Issue 1 : While most of us could pay for normal health care expenses ourselves, most of us need health insurance to cover serious situations.

Issue 2: Health insurance is not universally available or universally affordable through the market as it currently exists. Lack of health insurance does in fact often mean less effective medical care when someone is seriously ill. This is not right.

Issue 3: A health care system run entirely by the government is a bad idea.

Issue 4: As currently structured, all insurance - private or government, cheap or expensive, HMO or traditional, catastrophic or first-dollar - masks the true costs of treatment from those who purchase that treatment. This is bad for patients and bad for health care providers and bad for any hope of reining in health care spending through individual decision making.

Issue 5: Either we have to toughen up and let people - including children - die when they - or their parents - are too dumb to buy health insurance they could get and could afford or we have to find a way to force them to chip in for the health care we’re willing to give them if they get sick.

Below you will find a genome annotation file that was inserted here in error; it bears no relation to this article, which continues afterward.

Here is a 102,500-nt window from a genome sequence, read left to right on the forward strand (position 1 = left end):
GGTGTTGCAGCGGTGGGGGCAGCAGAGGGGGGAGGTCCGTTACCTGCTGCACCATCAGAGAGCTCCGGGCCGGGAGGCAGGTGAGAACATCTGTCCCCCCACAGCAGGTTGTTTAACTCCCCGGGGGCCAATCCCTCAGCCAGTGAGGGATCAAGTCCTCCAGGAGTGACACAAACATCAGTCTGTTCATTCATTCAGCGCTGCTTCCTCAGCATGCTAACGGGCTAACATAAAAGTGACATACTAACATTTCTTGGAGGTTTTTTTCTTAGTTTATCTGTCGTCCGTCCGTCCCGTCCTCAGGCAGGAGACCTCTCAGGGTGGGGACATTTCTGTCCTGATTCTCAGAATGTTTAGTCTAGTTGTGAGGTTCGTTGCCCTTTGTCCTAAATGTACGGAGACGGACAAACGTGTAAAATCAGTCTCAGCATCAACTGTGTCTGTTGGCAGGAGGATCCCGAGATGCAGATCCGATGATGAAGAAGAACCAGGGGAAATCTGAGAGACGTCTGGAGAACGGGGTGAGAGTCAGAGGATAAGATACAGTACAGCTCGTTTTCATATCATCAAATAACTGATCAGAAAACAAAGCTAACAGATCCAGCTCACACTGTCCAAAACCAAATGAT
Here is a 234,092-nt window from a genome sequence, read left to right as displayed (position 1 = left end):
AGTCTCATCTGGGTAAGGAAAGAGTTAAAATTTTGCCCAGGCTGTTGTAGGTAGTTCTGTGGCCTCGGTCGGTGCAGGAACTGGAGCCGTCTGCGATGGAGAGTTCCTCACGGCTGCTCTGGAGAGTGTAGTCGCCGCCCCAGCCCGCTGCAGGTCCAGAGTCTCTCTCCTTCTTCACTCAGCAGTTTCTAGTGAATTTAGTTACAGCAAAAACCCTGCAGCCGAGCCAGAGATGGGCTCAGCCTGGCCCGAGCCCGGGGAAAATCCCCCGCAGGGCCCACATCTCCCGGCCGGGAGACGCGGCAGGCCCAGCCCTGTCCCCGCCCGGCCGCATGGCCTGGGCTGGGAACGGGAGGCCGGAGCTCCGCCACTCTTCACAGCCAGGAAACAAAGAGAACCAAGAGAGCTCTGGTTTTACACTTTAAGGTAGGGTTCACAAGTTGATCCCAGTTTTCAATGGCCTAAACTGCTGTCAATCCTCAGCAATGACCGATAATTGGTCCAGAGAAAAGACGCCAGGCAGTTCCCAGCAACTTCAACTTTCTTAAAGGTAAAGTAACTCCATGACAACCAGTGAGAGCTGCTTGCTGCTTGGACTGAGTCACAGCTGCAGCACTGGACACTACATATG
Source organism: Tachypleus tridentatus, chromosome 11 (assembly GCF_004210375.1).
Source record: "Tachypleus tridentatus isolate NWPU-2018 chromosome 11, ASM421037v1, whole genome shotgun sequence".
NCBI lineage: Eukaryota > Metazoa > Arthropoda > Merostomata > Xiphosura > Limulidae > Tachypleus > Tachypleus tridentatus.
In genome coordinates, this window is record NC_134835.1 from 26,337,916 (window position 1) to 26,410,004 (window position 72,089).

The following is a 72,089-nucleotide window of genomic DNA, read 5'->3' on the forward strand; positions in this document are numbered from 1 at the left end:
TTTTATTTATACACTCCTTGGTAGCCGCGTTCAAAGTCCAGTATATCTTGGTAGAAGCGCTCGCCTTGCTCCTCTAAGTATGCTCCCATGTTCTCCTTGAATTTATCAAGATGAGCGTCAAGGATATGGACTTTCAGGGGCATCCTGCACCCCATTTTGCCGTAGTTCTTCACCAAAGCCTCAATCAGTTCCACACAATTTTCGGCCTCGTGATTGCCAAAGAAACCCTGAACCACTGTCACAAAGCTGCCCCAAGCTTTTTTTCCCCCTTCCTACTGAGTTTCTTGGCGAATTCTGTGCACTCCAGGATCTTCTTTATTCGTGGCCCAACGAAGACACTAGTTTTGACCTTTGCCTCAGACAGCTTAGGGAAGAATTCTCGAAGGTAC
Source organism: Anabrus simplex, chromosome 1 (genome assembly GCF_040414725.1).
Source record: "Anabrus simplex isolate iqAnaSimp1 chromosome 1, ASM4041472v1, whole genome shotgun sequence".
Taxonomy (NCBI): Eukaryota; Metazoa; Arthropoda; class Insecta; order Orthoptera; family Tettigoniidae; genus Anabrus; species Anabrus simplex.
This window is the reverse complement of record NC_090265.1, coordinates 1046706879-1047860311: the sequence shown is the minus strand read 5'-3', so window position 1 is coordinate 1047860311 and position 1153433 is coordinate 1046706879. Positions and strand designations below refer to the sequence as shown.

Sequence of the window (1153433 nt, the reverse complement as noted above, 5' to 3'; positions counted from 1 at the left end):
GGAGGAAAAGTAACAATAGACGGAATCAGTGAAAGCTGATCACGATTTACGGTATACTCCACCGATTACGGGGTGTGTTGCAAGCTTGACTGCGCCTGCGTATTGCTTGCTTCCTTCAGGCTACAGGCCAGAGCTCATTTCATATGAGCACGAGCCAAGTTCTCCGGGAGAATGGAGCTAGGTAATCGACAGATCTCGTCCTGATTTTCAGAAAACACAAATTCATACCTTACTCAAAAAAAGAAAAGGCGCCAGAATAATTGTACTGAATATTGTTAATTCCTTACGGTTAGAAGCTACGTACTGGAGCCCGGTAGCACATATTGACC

My conclusion - and I assure you it’s a reluctant one - is that a totally free market in health care and health insurance cannot address these issues. A free market will not make insurance affordable or obtainable for everyone; it will continue to mask the true costs of treatment; and it will do nothing to address the problem of free riders - which in a totally free-market system means we’d have to let them and their children die. If someone can describe to me a free-market plan that doesn’t have those effects, I’m all ears. Bonus points is you can describe a system that will guarantee that someone like me, who has cost her insurance company vast sums of money and more pre-existing conditions than you can shake a stick at, will be able to retain my health insurance in a free-market system at a cost I can reasonably expect to afford. Extra bonus points if you can figure out how I could change health insurance companies if I wanted to.